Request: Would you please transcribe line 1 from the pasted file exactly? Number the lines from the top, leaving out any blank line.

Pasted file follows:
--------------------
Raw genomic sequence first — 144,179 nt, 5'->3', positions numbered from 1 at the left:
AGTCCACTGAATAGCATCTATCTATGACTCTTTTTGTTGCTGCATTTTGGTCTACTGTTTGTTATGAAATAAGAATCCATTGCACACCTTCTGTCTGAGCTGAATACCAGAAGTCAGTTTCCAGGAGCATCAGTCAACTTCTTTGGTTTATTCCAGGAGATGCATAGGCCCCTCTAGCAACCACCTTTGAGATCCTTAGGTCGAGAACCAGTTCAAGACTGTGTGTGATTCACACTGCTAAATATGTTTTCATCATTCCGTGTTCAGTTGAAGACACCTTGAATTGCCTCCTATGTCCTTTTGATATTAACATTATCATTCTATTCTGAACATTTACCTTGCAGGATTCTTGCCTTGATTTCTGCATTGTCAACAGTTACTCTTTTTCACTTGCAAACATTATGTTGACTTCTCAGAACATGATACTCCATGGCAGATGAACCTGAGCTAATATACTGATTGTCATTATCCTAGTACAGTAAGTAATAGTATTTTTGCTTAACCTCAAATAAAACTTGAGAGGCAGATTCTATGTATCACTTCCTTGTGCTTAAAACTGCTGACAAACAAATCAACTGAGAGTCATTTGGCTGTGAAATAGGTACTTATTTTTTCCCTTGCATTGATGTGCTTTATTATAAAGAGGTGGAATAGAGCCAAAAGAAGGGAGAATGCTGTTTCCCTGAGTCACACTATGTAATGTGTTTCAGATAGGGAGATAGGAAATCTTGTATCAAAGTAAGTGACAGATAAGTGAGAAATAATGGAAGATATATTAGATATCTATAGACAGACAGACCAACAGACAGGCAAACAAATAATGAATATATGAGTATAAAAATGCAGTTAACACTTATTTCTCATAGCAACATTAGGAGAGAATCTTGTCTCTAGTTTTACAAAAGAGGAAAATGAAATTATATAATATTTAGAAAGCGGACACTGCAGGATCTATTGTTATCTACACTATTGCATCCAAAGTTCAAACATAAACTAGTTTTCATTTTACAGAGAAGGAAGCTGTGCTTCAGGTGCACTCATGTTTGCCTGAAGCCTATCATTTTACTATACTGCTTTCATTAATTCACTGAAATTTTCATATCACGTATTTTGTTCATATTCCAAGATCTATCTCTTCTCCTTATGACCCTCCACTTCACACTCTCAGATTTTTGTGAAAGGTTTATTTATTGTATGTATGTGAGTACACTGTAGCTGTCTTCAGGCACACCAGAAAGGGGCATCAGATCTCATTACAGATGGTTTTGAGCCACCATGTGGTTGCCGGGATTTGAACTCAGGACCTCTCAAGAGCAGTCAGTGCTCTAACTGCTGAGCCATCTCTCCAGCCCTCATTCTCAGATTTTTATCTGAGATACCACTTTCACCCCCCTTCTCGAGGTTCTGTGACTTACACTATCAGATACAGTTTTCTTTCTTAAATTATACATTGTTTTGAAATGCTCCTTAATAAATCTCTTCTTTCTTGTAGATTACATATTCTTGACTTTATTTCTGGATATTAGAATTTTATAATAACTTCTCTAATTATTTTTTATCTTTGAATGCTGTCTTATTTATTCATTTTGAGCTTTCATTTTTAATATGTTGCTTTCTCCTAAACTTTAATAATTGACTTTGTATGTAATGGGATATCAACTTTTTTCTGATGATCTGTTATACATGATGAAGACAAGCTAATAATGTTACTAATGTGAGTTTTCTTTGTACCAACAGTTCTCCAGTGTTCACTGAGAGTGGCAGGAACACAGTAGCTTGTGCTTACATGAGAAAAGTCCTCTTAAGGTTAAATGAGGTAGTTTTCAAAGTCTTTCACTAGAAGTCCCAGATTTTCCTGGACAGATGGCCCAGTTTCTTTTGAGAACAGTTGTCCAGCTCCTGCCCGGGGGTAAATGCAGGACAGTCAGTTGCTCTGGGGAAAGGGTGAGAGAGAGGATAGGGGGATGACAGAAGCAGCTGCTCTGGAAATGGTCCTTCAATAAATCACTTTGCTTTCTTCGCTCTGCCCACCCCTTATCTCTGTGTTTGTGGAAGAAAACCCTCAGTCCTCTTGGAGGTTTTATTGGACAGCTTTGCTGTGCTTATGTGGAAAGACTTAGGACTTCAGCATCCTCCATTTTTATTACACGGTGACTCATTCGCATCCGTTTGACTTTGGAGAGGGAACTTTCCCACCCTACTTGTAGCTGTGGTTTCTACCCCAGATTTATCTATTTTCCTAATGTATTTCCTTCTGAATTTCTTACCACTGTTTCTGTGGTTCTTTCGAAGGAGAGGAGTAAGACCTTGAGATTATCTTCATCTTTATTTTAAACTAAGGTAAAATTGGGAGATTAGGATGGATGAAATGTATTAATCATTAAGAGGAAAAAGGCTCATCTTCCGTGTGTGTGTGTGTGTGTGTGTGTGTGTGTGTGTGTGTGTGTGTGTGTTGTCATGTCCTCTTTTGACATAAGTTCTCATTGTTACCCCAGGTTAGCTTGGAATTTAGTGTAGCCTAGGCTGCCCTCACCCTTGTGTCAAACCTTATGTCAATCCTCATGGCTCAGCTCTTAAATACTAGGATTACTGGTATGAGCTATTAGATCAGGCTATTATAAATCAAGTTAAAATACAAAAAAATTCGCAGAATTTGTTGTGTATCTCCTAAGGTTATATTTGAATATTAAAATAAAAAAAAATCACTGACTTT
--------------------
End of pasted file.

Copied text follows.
Raw genomic sequence first — 144,179 nt, 5'->3', positions numbered from 1 at the left: